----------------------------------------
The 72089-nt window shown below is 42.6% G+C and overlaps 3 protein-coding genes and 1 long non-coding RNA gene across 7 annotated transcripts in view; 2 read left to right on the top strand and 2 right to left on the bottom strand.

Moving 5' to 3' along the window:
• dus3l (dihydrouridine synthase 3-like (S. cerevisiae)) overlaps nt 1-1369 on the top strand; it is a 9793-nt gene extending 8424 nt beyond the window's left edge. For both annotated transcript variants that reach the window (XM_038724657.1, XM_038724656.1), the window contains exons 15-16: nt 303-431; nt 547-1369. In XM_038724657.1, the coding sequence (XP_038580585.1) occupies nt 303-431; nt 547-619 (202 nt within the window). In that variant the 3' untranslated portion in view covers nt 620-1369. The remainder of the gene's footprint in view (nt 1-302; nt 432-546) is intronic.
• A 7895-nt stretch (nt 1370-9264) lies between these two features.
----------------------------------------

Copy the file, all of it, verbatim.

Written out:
The 72089-nt window shown below is 42.6% G+C and overlaps 3 protein-coding genes and 1 long non-coding RNA gene across 7 annotated transcripts in view; 2 read left to right on the top strand and 2 right to left on the bottom strand.

Moving 5' to 3' along the window:
• dus3l (dihydrouridine synthase 3-like (S. cerevisiae)) overlaps nt 1-1369 on the top strand; it is a 9793-nt gene extending 8424 nt beyond the window's left edge. For both annotated transcript variants that reach the window (XM_038724657.1, XM_038724656.1), the window contains exons 15-16: nt 303-431; nt 547-1369. In XM_038724657.1, the coding sequence (XP_038580585.1) occupies nt 303-431; nt 547-619 (202 nt within the window). In that variant the 3' untranslated portion in view covers nt 620-1369. The remainder of the gene's footprint in view (nt 1-302; nt 432-546) is intronic.
• A 7895-nt stretch (nt 1370-9264) lies between these two features.